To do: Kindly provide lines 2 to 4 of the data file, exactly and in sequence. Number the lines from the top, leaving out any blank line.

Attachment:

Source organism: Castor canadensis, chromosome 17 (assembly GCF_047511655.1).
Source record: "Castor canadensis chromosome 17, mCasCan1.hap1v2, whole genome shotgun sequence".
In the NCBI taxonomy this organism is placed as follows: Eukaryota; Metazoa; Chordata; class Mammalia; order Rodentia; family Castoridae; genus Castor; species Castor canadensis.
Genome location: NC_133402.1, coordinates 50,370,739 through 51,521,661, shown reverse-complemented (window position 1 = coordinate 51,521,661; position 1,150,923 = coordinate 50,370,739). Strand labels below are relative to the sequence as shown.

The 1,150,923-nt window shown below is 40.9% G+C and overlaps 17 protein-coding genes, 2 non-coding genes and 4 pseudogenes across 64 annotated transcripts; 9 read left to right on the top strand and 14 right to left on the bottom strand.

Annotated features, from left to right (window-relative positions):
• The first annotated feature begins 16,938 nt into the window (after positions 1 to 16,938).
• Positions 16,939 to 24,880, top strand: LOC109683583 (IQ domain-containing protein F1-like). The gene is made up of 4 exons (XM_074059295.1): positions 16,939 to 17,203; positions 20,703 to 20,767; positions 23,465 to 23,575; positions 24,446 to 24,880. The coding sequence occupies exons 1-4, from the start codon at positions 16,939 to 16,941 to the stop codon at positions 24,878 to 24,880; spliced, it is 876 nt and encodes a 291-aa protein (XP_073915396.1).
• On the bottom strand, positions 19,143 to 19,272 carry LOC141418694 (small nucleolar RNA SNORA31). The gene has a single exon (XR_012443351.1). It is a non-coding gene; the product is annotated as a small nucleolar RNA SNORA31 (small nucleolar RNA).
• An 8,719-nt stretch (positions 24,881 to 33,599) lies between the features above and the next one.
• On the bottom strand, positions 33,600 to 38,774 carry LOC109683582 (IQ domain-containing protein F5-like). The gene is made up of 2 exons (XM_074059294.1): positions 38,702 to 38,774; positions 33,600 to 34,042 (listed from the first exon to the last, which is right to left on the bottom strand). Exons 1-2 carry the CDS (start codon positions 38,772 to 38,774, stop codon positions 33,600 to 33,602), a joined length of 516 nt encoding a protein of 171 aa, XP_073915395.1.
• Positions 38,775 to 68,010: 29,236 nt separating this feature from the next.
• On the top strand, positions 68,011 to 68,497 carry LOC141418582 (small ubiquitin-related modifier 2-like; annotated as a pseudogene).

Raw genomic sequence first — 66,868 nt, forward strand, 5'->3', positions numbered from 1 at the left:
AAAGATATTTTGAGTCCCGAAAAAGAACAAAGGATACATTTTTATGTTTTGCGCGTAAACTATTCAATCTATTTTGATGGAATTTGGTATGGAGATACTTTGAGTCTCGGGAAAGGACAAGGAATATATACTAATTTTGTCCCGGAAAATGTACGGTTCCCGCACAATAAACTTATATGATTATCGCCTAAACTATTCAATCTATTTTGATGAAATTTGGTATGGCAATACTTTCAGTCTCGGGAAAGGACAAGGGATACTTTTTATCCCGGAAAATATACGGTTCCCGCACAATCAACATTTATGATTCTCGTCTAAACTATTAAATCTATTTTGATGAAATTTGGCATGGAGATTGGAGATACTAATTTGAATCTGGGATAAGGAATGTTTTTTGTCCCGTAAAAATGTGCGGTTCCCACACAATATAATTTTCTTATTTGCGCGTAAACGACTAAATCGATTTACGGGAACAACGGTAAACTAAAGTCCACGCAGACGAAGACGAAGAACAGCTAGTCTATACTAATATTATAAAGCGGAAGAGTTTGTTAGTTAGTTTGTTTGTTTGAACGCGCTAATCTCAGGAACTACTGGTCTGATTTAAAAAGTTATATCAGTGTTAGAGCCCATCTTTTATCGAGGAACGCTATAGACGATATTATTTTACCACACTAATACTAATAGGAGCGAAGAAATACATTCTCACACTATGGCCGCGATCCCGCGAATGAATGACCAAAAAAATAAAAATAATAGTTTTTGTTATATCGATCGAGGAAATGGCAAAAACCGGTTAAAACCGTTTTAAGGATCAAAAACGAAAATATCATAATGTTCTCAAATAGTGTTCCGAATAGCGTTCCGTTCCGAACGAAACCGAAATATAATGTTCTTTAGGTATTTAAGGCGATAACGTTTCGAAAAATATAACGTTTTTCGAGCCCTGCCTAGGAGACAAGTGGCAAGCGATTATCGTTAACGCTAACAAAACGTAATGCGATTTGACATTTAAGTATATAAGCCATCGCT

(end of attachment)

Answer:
Source record: "Castor canadensis chromosome 17, mCasCan1.hap1v2, whole genome shotgun sequence".
In the NCBI taxonomy this organism is placed as follows: Eukaryota; Metazoa; Chordata; class Mammalia; order Rodentia; family Castoridae; genus Castor; species Castor canadensis.
Genome location: NC_133402.1, coordinates 50,370,739 through 51,521,661, shown reverse-complemented (window position 1 = coordinate 51,521,661; position 1,150,923 = coordinate 50,370,739). Strand labels below are relative to the sequence as shown.